FAQ - Guidelines and Etiquette on the SDMB

This thread lists the guidelines and etiquette on the Straight Dope Message Boards. Infraction of these guidelines is not as serious as rules violations, these basically reflect what we’d call “good manners.”

Please read the companion threads FAQ - Rules for Posting on the Straight Dope Message Board and FAQ - Technical issue

#1 = Index to Guidelines and Etiquette
#2 = Good manners and common courtesy are expected
#3 = Use descriptive titles when you start a thread
#4 = On resurrecting old threads
#5 = Reporting inappropriate Google ads
#6 = Use of spoiler tags
#7 = How do I find out what happened to a thread or poster that’s vanished
#8 = “Private Messaging” and meaning of “private”

[Note: much of this was written originally by Arnold Winkelried and TubaDiva, I’ve just re-organized it. There was no way to retain the original authorship posts.)

Personal insults directed against other posters are not permitted outside the BBQ Pit forum.

In several forums (Great Debates and Cafe Society, for instance) there’s rarely a “correct” answer. Multiple viewpoints are to be expected. It should be possible to share your views, understand someone else’s views, and disagree with someone else’s views, without the need for personal insults.

Violations of good manners and common courtesy constitute jerkhood, and are a bannable offense. If you must flame, go the forum called BBQ Pit and insult as you please.

Don’t call someone a troll except in the Pit

Trolling - that is, posting inflammatory remarks in order to provoke an angry response - is against our rules. Calling someone a troll is an insult, and thus also against our rules except in the Pit. If you see what you consider trolling, report it privately, either by using the “Report Post” feature (the triangle at right in the bar above each post) or sending a private message to a mod.

We enforce the rule against accusations of trollery stringently - more so than for garden-variety insults. Here’s our reasoning:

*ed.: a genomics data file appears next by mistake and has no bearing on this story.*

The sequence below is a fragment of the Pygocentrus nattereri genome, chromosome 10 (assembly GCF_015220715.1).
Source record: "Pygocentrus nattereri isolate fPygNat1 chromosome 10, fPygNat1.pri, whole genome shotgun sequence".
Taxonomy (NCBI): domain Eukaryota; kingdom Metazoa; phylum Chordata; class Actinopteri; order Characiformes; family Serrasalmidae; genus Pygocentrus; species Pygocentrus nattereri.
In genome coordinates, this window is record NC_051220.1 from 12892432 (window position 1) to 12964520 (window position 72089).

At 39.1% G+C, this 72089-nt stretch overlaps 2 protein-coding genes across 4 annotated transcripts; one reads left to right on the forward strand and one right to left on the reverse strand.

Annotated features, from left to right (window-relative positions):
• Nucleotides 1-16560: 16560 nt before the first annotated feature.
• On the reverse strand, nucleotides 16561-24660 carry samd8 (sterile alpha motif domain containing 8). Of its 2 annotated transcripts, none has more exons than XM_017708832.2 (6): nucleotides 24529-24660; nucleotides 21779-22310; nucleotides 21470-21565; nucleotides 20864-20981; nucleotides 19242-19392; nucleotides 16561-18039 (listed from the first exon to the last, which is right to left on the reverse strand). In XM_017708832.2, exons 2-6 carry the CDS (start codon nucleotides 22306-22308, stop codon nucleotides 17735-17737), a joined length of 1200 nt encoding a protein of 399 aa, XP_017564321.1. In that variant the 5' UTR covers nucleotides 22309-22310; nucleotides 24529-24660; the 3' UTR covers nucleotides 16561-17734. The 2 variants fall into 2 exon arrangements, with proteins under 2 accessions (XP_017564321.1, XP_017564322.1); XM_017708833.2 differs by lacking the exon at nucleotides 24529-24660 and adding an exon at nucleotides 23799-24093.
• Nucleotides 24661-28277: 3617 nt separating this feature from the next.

1. Our rule of thumb for insults is that you can disparage the post but not the poster. For example, you can say a post is foolish but, except in the Pit, you can’t call someone a fool.

  2. The prohibition against accusations of trollery is a special case of this rule. Stubborn defenders of unpopular positions are often denounced as trolls, in many cases unfairly. They’re not primarily trying to provoke, they’re just being obstinate. This isn’t against our rules. Stating or implying that such people are trolls is an attempt to cut them out of the discussion. We’re trying to promote debate, not suppress it. Accordingly, we interpret the no-insults rule broadly when it comes to trolling - even an indirect accusation that someone is a troll is likely to earn you a rebuke from a moderator. As indicated above, if you see an example of what you consider trolling, report it privately or take it to the Pit.

  3. To be clear, any use of the word “troll,” “trolling” and derivatives in connection with a specific poster is likely to come under scrutiny. That said, we don’t forbid all mention of the concept of trolling. For example, a comment such as “I don’t think you really believe what you’re saying - you’re just trying to get everyone mad” isn’t an insult in our book and doesn’t violate our rule. However, a discussion along these lines can easily degenerate into name calling. We’ll take appropriate steps if we think a thread is headed in that direction.

  4. General discussion of the rule about trolling is permitted in the About This Message Board forum; accusations of trolling are not. Do not attempt to use a general discussion to insinuate that so-and-so is a troll. If you believe the rule against trolling is being flouted, you’ve gotten no satisfaction via private channels, and you wish to make your case in ATMB, be aware that you face a high burden of proof. The fact that someone persistently makes arguments you consider silly or obnoxious doesn’t in itself constitute trollery, and your assertion to the contrary is likely to earn you a rebuke.

  5. Some users have personal agendas they post about obsessively. This isn’t trolling, but it can get out of hand. We reserve the right to tell such people to dial back or stop posting on a particular subject. However, we don’t feel obliged to do so. It’s OK to call attention to an obsessive poster on ATMB, but we’ll be the judge of whether action is warranted.

There are lots of threads, and most people don’t have the time or inclination to read through every one to discover which ones they’re most interested in. Please, when you start a thread, be sure the title you create is reasonably descriptive of the topic.

Bad title: “This is neat!”
Good title: “The new CD by Enya is neat!”

Bad title: “What do you think?”
Good title: “What do you think about the President’s new tax ideas?”

Your cooperation is requested and required.